Although temperatures remain relatively constant, there are two definite seasons—wet and dry—with more than 80 percent of annual precipitation taking place between November and March. Perhaps the most distinctive feature of the local climate is the banks of fog that can roll in off the ocean, quickly covering various areas of the city, and then disappear just as quickly. The fog is most common on summer mornings, coming off the cooler ocean and backing up against the hills, but it also comes from the colder inland areas during the winter. The fog affects different elevations in varying amounts, covering the city in complex patterns of fog and sunshine.
NORTHERN CALIFORNIA'S EAST BAY
The Bay Area saw further growth in the decades following World War II, with the population doubling between 1940 and 1960, and doubling again by 2000. The 1937 completion of the Caldecott Tunnel through the Berkeley Hills fueled growth further east, where there was undeveloped land. Cities in the Diablo Valley, including Concord and Walnut Creek, saw their populations increase tenfold or more between 1950 and 1970. The addition of the BART commuter rail system in 1972 further encouraged development in increasingly far-flung regions of the East Bay. Today, the valleys east of the Berkeley, Oakland and Hayward hills contain large affluent suburban communities such as Walnut Creek, San Ramon and Dublin. These areas remain largely white demographically.
The East Bay is not a formally defined region, aside from its being described as a region inclusive of Alameda and Contra Costa counties. As development moves generally eastward, new areas are described as being part of the East Bay. In 1996, BART was extended from its terminus in Concord to a new station in Pittsburg, incorporating the newly expanded Delta communities of Pittsburg and Antioch as extended regions of the East Bay. Beyond the borders of Alameda County, the large population of Tracy is connected as a bedroom community housing commuters traveling through to or through the East Bay.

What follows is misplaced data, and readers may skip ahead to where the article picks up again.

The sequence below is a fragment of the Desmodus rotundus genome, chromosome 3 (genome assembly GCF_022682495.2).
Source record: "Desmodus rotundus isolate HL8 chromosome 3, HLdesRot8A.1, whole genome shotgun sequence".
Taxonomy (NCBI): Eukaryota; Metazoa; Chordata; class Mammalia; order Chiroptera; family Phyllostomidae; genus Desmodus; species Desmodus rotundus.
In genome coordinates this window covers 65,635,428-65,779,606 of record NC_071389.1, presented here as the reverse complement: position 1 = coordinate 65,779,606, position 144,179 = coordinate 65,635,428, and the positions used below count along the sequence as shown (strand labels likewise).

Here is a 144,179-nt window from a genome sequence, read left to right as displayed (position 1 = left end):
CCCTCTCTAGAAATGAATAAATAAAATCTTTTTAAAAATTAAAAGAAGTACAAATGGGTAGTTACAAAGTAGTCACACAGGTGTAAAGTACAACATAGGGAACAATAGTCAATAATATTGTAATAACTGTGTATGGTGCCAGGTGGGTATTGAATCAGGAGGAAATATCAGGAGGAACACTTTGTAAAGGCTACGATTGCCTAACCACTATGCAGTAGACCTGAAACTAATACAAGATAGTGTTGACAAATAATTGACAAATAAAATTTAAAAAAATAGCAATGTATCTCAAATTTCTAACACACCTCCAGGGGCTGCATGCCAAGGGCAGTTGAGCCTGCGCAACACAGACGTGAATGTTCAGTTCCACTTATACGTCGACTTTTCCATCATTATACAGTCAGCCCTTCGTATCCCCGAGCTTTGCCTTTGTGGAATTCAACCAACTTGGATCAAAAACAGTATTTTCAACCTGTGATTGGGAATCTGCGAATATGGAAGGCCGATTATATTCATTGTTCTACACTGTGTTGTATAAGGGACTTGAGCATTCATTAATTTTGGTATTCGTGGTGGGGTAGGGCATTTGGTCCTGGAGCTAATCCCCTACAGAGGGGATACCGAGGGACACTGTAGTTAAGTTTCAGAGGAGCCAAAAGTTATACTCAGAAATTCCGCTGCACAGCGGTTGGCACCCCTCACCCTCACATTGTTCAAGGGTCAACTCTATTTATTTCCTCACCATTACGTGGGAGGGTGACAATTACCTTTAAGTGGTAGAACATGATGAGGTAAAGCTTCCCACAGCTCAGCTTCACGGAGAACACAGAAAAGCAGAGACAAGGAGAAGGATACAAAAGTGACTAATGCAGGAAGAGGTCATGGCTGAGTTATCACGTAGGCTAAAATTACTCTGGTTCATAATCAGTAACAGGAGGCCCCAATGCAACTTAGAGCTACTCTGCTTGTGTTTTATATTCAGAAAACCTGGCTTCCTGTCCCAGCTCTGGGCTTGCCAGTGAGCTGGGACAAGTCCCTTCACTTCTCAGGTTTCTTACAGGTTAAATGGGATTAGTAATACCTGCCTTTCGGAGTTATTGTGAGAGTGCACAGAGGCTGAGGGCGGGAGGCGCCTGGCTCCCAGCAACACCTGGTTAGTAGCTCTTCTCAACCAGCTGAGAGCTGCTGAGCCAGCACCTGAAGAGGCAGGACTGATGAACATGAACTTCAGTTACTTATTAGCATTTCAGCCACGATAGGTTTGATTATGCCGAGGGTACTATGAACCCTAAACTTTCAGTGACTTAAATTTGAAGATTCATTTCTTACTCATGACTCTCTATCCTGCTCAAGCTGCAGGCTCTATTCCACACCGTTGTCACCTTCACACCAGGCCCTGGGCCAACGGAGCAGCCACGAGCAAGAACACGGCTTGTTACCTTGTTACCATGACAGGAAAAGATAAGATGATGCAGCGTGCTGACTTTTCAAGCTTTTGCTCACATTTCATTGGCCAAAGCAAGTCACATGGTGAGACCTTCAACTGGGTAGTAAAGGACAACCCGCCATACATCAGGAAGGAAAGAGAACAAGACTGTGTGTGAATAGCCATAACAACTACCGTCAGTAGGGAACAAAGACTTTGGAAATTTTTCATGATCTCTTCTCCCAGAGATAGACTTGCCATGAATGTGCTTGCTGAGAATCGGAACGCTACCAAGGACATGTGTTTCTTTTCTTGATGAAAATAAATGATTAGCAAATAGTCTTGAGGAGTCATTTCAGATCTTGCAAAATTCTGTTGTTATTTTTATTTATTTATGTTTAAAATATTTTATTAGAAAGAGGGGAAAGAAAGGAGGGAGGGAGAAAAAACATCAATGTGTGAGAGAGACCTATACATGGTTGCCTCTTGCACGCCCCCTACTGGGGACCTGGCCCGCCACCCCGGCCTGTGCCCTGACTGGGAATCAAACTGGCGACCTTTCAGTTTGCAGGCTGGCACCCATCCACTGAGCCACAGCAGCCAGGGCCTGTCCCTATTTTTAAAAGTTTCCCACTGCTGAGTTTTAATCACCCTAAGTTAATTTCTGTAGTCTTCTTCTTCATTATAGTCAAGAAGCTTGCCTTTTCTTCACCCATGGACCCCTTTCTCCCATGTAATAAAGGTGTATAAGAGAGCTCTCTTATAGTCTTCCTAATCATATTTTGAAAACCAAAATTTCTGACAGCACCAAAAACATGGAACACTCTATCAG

Except for some hills and ridges which exist as parklands or undeveloped land, and some farmland in eastern Contra Costa and Alameda Counties, the East Bay is highly urbanized. The East Bay shoreline is an urban corridor with several cities exceeding 100,000 residents, including Oakland, Hayward, Fremont, Richmond, and Berkeley. In the inland valleys on the east side of the Berkeley Hills, the land is mostly developed, particularly on the eastern fringe of Contra Costa county and the Tri-Valley area. In the inland valleys, the population density is less and the cities smaller. The only cities exceeding 100,000 residents in the inland valleys are Antioch and Concord.
- East Bay cities include:
- Alamo (unincorporated community)
- Bay Point (unincorporated community)
- Canyon (unincorporated community)
- Castro Valley (unincorporated community)
- El Cerrito
- El Sobrante (unincorporated community)
- Kensington (unincorporated community)
- North Richmond (unincorporated community)
- Pacheco (unincorporated community)
- Pleasant Hill
- Rodeo (unincorporated community)
- Saranap (unincorporated community)
- San Leandro
- San Lorenzo (unincorporated community)
- San Ramon
- San Pablo
- Sunol (unincorporated community)
- Union City
- Walnut Creek